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The U.S. Army Engineer Research and Development Center's Coastal & Hydraulics Laboratory (CHL) performs research on ocean, estuarine, riverine, and watershed systems in support of the U.S. Army Corps of Engineers (USACE) and the Department of Defense (DOD) Task Force in support of the Ocean Commission. A multi-disciplinary team of scientists, engineers, and support personnel work in CHL's internationally known, unique facilities. This team has developed state-of-the-art experimental and computational models for solving water resource problems worldwide. Physical facilities of approximately 1.7 million square feet and high-performance computing facilities at the DOD Supercomputing Research Center (http://www.erdc.hpc.mil) are the basic infrastructure for producing cutting-edge products for successful coastal, inland water resources, and navigation management. CHL work, although primarily in support of the DOD and the Corp's districts, also interfaces with other federal, state and local agencies, academia, conservation groups, and the general public, as appropriate. The Research Participation Program for USACE-ERDC-CHL provides opportunities to participate in new and on-going applied research and development projects. Research projects range from design guidance to three-dimensional computational models. Focus is placed on inland and coastal navigation, military logistics over the shore, dredging, flood control, storm and erosion protection, waterway restoration, fish passage, hydro-environmental modeling, water/land management, and other water and sediment-related issues facing the nation. For more information about USACE-ERDC-CHL, please visit https://www.erdc.usace.army.mil/Locations/CHL/.
What will I be doing?
Under the guidance of a mentor, you will join the US Army Corps of Engineers' Coastal Hazards Group (CHG) on integrating the Tropical Cyclone Rainfall (TCR) model into an extended version of the the Coastal Hazards System's (CHS) Probabilistic Coastal Hazard Analysis (PCHA) Framework, intended for assessing compound flooding risks along US coastlines. There are three primary goals for this study that will be documented in a brief report at the conclusion of the fellowship.
You will gain knowledge in the following:
Goal 1: Evaluation of parameterized hurricane rainfall model performance by comparison with observations.
Analyze precipitation frequency estimates from hurricane rainfall models and empirical observations: Collect radar and gauge observations to one. Derive empirical quantiles and collaborate the CHG to compare to hurricane rainfall models' synthetic tropical cyclone precipitation frequency estimates. Explore uncertainties, discrepancies and potential causes and collaborate on bias assessment methods. Research regionalization techniques that can be used to expand precipitation frequency information.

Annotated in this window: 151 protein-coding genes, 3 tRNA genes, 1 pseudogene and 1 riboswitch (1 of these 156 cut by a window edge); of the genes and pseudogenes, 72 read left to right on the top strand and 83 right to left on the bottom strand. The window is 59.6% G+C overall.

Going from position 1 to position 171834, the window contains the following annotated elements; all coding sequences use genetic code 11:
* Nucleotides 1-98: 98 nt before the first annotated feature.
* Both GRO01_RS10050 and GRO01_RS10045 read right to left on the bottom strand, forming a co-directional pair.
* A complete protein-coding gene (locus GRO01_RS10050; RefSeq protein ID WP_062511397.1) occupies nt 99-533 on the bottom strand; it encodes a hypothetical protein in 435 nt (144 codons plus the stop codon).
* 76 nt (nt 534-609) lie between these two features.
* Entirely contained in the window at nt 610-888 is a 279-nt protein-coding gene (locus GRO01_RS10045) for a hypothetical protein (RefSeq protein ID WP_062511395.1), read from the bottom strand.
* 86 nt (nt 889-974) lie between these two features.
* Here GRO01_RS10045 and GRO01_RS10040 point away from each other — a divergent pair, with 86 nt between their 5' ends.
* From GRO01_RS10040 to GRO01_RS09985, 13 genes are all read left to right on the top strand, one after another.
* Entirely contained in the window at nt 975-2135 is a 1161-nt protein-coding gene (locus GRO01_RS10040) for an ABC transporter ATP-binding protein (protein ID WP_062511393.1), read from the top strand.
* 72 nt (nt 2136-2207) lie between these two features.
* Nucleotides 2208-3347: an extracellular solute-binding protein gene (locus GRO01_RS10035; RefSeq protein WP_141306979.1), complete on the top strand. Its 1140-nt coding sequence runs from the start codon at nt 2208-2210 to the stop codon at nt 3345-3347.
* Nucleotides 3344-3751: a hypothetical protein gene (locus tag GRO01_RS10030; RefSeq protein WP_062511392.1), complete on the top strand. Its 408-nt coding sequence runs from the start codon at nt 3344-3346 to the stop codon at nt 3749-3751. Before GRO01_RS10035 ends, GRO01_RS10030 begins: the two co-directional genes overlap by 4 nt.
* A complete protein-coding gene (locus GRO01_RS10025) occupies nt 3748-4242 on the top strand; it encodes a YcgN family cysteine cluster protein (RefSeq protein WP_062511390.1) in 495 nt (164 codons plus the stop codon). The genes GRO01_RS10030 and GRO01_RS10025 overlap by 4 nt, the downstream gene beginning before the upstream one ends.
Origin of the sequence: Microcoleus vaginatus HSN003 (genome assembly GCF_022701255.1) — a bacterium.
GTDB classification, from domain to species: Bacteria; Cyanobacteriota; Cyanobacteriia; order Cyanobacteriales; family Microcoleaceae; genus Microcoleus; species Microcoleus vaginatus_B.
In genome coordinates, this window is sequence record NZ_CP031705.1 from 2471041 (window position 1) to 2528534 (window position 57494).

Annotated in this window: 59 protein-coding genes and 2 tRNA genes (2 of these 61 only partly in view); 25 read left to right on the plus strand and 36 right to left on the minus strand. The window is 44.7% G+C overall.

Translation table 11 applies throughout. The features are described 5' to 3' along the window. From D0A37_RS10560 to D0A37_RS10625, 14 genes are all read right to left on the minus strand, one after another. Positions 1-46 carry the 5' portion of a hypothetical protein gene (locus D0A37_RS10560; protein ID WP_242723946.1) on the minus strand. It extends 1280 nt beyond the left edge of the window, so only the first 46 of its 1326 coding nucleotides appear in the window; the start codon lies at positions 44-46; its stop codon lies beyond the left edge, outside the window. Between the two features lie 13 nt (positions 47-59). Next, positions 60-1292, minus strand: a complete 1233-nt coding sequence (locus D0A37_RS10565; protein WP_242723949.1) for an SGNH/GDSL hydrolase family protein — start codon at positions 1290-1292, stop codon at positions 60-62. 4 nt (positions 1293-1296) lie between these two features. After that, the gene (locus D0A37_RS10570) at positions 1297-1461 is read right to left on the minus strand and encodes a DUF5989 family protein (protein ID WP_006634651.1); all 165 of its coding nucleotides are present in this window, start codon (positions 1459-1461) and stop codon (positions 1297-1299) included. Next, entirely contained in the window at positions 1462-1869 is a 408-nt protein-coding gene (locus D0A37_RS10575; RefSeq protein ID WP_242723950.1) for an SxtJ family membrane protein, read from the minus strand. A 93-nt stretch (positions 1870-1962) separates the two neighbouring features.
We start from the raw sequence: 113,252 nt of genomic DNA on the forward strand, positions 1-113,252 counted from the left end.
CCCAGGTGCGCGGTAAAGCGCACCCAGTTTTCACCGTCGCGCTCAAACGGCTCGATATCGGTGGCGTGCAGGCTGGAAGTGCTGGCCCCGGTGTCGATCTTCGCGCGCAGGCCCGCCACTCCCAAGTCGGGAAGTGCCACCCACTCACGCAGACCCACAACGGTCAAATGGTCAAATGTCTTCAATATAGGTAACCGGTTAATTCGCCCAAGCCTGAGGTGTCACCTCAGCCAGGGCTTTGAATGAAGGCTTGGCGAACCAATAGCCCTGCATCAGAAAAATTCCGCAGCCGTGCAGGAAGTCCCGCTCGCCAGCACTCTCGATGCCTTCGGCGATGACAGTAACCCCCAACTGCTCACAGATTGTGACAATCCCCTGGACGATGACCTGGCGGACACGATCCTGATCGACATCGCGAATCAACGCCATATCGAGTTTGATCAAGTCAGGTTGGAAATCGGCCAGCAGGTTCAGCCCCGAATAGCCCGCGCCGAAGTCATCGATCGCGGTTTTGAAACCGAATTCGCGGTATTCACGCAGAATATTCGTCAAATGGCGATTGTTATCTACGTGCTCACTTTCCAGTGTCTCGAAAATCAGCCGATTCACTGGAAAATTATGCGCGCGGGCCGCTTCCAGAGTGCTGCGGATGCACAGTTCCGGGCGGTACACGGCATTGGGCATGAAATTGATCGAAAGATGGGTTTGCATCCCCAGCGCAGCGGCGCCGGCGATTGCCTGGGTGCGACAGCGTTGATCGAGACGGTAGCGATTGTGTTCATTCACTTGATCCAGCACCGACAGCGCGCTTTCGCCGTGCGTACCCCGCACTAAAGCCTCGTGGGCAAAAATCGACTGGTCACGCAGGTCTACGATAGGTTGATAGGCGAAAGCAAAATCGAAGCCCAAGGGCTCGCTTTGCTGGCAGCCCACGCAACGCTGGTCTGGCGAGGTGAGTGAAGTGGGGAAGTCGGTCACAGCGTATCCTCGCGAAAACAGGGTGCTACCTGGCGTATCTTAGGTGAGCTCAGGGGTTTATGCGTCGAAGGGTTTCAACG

Goal 2: Assessment of hurricane rainfall models temporal and spatial accuracy.
Assess the accuracy of hurricane rainfall model estimates as relates to pre- and post-landfall physics and quantitative validations, exploring this approach from a spatial perspective instead of the typical averaged assessment. Compare hurricane rainfall models with another method to highlight strengths of the models after landfall. Review literature and compare spatial distribution of the model result with precipitation estimate for recent tropical cyclones.
Goal 3: Application of hurricane rainfall models in Compound Flooding Coupled Modeling Frameworks.
Review methodologies and coupled modeling frameworks for compound flooding simulations and participate in a review of the coupled model system (AdCirc+HEC-RAS+HEC-HMS) and configurations for selected pilot sites, identifying physical factors that may influence its accuracy.
Where will I be located? Location to be determined
Why should I apply?
This fellowship provides the opportunity to utilize your skills and learn from experts in hurricane rainfall research.
What is the anticipated stat date?
ERDC-CHL is ready to make an appointment immediately. Exact start date will be determined at the time of selection and in coordination with the selected candidates.
What are the benefits?
You will receive a stipend to be determined by ERDC-CHL. Stipends are typically based on the participant’s academic standing, discipline, experience, and research facility location. Other benefits may include the following:
This ORISE appointment is a part-time twelve month opportunity. Appointments may be extended depending on funding availability, project assignment, program rules, and availability of the participant.
Nature of the Appointment
You will not enter into an employee/employer relationship with ORISE, ORAU, DOD, or any other office or agency. Instead, you will be affiliated with ORISE for the administration of the appointment through the ORISE appointment letter and Terms of Appointment.
As a Engineering doctoral student, you should have knowledge in coastal engineering, risk assessment, and/or tropical cyclone rainfall hazards.
A complete application consists of:
Submitted documents must have all social security numbers, student identification numbers, and/or dates of birth removed (blanked out, blackened out, made illegible, etc.) prior to uploading into the application system. If you have questions, send an email to firstname.lastname@example.org. Please list the reference code of this opportunity in the subject line of the email. All documents must be in English or include an official English translation.
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